28473. The delegate Robert Grant stated that he had not been allowed to take away the timber of some portion of the house ; do you remember anything about that ?
—I don't remember anything about the windows. The house was so badly built that I don't think the windows would have been worth taking away.

28474. But you don't remember anything about that ?

28475. In the case of the horse which is alleged to have been paid for for two consecutive years, although it was not kept, were you aware that you received rent for these two years when there was no horse kept ?

28476. Did you hear it to-day for the first time?
—I did.

28477. You stated that horses were apt to be kept in greater numbers than was good for the common pasture, or necessary for the cultivation of the crofts, and therefore it was thought desirable to restrict the number of horses kept, and that an additional pound of rent was imposed ; but might not the number be restricted by regulation instead of imposing a rent upon the horses ?
—It is very difficult to enforce a regulation of that sort unless there is some consideration paid; the difficulty would be in deciding who were to keep them.

28478. We understood from the delegate that the ground officer bad, as it were, made up a list, and decided who were to keep them ?
—He was asked to go round and ascertain those who wished to keep them.

28479. If a man had come to you and said he had been unable to buy a horse for two years, would it have been consistent with the regulation of the estate to charge him with a horse which was not kept, or would you have remitted the rent of the horse to him ?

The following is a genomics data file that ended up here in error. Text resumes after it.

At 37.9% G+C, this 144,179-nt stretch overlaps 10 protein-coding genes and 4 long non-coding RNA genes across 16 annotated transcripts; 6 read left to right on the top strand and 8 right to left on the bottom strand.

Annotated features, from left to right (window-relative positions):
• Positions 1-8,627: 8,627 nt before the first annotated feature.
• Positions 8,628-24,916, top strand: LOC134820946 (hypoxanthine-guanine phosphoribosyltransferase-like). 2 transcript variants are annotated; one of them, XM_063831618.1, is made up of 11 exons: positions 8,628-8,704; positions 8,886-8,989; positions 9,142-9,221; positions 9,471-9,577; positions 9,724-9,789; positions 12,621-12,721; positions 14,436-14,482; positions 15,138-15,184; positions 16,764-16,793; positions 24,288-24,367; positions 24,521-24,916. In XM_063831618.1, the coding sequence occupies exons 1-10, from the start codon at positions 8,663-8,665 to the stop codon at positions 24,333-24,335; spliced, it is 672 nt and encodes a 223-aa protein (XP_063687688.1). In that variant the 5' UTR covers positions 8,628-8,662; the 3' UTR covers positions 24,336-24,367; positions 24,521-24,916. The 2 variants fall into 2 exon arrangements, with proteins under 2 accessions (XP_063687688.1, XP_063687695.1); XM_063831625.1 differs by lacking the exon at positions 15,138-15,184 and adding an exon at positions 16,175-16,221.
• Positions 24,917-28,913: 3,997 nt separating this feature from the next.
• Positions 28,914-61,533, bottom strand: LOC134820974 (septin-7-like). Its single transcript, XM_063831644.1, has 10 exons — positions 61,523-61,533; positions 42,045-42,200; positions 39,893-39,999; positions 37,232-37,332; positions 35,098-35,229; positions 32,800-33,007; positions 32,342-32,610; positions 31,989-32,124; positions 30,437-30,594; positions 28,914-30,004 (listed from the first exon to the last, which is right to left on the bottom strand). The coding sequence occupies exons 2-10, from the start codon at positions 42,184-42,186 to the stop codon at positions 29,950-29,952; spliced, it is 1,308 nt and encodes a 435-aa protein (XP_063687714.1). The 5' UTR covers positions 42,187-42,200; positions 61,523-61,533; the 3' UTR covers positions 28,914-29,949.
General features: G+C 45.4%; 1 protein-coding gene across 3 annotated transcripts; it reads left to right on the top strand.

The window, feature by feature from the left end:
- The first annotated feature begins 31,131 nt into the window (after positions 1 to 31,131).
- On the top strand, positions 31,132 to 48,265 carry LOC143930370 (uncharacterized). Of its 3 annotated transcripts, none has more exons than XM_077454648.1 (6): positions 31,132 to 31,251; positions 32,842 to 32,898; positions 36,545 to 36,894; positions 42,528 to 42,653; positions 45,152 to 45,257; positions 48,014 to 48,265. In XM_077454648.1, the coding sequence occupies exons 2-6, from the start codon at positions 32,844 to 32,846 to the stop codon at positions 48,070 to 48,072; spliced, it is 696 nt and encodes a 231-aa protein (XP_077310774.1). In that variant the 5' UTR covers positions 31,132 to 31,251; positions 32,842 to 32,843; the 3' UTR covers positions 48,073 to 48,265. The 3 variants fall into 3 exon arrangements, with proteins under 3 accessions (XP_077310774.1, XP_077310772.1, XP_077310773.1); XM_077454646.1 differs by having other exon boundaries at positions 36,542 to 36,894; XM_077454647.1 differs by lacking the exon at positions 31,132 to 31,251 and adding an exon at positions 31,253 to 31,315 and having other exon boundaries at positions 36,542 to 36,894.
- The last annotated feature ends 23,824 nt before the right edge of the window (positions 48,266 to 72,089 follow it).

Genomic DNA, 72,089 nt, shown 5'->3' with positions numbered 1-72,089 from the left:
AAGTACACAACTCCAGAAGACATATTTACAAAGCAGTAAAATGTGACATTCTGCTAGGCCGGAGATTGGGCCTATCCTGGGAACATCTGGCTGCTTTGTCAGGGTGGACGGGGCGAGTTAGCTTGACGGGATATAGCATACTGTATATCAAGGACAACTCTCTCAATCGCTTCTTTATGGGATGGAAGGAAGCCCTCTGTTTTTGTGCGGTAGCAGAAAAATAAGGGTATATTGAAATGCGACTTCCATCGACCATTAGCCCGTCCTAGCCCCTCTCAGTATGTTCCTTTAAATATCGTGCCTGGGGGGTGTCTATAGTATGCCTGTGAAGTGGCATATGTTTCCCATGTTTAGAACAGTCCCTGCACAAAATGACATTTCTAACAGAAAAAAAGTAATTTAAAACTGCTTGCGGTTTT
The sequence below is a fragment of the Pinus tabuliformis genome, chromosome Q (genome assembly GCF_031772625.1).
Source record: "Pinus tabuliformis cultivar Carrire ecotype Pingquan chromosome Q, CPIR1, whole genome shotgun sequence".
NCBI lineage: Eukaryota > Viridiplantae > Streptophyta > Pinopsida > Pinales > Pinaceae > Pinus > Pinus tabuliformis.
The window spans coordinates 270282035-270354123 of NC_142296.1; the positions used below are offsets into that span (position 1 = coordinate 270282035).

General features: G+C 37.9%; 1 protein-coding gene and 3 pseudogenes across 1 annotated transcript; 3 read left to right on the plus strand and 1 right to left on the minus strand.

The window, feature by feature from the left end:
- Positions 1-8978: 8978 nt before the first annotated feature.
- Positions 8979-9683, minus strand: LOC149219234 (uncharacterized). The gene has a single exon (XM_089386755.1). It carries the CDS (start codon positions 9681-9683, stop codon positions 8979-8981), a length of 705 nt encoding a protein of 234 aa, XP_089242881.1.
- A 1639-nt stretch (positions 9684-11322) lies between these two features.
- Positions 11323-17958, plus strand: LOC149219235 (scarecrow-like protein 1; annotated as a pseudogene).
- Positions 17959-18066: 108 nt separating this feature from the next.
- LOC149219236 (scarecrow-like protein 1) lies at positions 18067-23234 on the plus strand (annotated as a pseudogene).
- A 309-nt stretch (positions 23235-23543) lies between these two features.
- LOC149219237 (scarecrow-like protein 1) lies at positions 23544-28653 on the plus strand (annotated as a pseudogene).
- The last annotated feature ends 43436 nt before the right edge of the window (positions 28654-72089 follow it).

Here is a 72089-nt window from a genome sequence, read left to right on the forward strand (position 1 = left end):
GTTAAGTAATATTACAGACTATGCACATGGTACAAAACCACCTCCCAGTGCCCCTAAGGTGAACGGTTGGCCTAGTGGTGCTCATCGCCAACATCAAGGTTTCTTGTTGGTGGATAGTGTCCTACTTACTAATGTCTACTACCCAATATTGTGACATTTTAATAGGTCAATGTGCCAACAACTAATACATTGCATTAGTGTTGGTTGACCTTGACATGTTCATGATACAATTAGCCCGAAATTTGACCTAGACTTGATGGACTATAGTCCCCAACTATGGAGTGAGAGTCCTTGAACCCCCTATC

—It would be impossible to have people changing their horses constantly in that sort of way. Once the thing is fixed, it would require to be fixed for a period of years, , or we should never know who had horses or who had not.

28480. If a man's horse died, would you charge him with the dead horse for the rest of the time ?
—If he had not a horse, he would have so many more cattle.

28481. Sir Kenneth Mackenzie.
—It was stated by the witness Grant that his byre, which you said was in ruins, had been turned into a dog kennel?
—That is not the case. The dog kennel, as several here can testify, was built on an entirely new foundation and some distance away. It might be on the same site but not above the old building.

28482. You made reference to the fact of my having been on the Road Board of the county, and of my having known about Mr Russell's report. Mr M'Millan has mentioned the road might have been made round the back of the rock, a shorter way than the present ?